1976: 1,000,000th Land Rover built.

      1979: A 3528cc V8 engine option is introduced to 109in with permanent four-wheel drive via a central differential lock. To accommodate the V8, the Land Rover loses its inset nose.

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      Series III

      1980s: The Series lll is fine-tuned

      1982: The County Station Wagon, featuring plusher trim, is launched in April along with the High Capacity Pick-up.

      1983: The Series III 109in is replaced by a new One-Ten model (110in wheelbase) in March. Leaf springs are replaced by coils (influenced by the Range Rover). The four-cylinder engines come with all-synchromesh, five-speed gearbox. Identifiable by a full-width black plastic grille and wheelarch lips fitted to house wider track suspension.

      1984: In January, a 2495cc diesel replaces the previous 2286cc diesel engine.

      1984: The coil-sprung Ninety (wheelbase closer to 93in) is launched with four-cylinder engines. In March 1985 the V8 becomes available.

      1985: The Current 2286cc petrol replaced by 2495cc type.

      1986: A new 85bhp, 2495cc turbo-diesel engine is launched.

    • 1990s: Launch of the Defender

      1990: The Ninety and One-Ten range is renamed Defender 90, 110 and 130. Launched with a 107bhp 2495cc turbo- diesel 200Tdi, the unit is superceded in 1994 by the 111bhp 300Tdi.

      1998: In December, the 122bhp five-cylinder Td5 engine becomes the Defender’s standard engine.

      2000s: Major Defender Evolution

      2007: A major Defender evolution includes the replacement of the Td5 with the 122bhp Puma/DuraTorq TDCI four-cylinder turbo diesel engine, the addition of a six-speed gearbox, a more modern dashboard and safer, forward-facing rear seats in the Station Wagon. A new Utility body becomes available.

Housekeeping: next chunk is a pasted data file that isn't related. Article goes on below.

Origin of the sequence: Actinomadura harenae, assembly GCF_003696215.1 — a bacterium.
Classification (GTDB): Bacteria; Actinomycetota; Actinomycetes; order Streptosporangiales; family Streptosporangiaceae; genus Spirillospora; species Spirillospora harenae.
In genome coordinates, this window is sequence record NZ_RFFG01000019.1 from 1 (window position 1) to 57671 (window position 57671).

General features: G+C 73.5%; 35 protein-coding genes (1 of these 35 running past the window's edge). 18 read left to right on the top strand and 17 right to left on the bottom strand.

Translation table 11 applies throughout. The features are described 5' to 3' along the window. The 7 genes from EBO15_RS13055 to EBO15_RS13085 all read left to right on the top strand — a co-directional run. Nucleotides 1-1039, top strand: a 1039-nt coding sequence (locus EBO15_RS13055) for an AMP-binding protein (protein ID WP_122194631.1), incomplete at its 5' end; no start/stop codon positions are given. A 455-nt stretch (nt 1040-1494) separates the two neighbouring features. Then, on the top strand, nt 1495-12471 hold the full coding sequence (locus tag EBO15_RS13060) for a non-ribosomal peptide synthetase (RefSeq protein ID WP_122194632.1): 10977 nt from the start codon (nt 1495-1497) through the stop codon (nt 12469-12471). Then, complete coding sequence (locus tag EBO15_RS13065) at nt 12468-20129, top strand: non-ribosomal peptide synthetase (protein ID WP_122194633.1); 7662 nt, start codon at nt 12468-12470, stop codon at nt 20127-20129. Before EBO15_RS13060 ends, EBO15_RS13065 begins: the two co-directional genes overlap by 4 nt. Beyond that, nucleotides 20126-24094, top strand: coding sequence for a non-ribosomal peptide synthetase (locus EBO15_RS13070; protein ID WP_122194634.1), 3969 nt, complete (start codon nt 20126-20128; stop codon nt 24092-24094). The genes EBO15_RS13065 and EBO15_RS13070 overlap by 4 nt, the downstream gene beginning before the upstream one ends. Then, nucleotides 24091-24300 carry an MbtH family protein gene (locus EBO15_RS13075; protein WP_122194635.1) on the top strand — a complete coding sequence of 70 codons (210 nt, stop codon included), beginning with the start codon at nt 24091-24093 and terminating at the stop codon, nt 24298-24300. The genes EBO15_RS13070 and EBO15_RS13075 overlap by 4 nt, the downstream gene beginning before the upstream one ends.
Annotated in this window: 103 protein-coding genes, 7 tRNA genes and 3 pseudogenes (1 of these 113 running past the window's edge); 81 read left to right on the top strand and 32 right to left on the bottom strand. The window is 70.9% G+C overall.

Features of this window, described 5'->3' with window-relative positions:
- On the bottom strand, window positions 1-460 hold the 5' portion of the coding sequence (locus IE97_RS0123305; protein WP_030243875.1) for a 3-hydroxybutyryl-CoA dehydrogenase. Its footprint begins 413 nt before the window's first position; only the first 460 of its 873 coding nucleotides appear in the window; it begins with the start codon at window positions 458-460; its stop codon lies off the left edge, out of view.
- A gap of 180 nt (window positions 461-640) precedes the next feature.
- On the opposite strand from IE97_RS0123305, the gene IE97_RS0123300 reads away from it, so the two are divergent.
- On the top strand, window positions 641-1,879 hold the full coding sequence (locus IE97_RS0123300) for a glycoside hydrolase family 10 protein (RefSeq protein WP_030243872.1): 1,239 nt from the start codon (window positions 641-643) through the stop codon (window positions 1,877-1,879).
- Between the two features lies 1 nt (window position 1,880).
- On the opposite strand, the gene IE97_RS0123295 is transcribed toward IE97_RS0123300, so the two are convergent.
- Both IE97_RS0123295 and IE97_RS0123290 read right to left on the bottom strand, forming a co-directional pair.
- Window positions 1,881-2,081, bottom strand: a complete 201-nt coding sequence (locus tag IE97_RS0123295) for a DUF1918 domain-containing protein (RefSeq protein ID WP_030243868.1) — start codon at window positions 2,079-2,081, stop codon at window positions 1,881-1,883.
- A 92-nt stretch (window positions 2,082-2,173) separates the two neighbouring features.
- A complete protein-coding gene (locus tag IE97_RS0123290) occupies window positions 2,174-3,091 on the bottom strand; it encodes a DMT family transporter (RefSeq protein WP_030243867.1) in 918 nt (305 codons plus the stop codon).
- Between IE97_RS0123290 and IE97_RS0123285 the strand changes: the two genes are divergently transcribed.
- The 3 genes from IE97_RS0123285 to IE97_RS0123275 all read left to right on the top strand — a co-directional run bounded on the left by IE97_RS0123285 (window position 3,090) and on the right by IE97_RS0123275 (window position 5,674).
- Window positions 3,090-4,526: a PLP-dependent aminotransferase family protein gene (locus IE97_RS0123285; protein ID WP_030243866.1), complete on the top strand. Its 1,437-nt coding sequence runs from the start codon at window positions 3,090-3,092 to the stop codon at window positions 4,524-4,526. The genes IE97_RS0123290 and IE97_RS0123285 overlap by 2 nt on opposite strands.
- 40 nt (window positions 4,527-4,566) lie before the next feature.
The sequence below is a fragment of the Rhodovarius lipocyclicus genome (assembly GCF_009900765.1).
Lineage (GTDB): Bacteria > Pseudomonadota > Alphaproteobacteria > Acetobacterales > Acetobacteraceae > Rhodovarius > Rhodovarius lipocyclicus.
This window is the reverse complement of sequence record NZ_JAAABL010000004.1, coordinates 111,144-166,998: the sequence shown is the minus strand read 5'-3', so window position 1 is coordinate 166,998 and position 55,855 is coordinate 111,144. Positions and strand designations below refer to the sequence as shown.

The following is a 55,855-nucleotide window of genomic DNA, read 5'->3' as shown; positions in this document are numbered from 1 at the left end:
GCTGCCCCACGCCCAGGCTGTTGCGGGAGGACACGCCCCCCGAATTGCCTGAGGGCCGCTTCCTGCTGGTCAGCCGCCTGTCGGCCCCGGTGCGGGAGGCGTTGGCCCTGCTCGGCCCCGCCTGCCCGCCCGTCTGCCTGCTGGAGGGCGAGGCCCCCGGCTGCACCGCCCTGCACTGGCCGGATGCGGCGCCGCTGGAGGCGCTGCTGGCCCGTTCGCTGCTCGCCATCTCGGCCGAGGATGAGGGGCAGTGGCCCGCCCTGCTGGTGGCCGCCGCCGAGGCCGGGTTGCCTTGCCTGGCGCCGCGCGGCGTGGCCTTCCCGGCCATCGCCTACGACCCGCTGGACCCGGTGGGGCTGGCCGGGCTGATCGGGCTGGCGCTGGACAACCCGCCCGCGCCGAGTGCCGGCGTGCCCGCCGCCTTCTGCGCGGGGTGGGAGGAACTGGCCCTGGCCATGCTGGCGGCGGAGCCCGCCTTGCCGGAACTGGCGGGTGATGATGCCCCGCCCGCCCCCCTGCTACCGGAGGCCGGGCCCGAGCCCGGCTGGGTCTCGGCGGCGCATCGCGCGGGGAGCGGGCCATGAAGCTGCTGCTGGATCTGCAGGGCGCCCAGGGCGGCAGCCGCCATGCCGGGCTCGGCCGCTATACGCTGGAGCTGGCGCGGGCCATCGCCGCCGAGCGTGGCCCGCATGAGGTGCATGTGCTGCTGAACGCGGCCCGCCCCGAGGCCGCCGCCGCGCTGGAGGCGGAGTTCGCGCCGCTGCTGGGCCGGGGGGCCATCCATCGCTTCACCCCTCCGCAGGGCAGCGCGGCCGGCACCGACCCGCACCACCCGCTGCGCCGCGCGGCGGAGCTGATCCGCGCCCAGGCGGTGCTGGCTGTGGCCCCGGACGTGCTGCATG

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      2010s

      2012: A new, smaller 2.2-litre diesel engine replaces the previous 2.4-litre unit. Power levels remain with Euro V-compliant emissions.

      2013: The LXV Special Edition celebrates 65 years of Land Rover. The model is painted Santorini Black with Corris Grey roof, grille and headlamp surrounds. Inside, the LXV has full leather seats with contrasting orange piping and "LXV" (Roman numerals for 65) embossed on the front headrests.

      2015: The Year of the Defender, celebrated by a number of events, including a 1km-wide sand drawing of the original Land Rover shape on the beach at Red Wharf Bay in Anglesey; the launch of three new Limited Edition Defenders; and the recreation of the Series I production line at Solihull.

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  2. PUBLISHED ONLINE
    3 JUNE 2015
    Tags DESIGN

Jaguar Land Rover Limited: Registered office: Abbey Road, Whitley, Coventry CV3 4LF. Registered in England No: 1672070

The figures provided are as a result of official manufacturer's tests in accordance with EU legislation. A vehicle's actual fuel consumption may differ from that achieved in such tests and these figures are for comparative purposes only.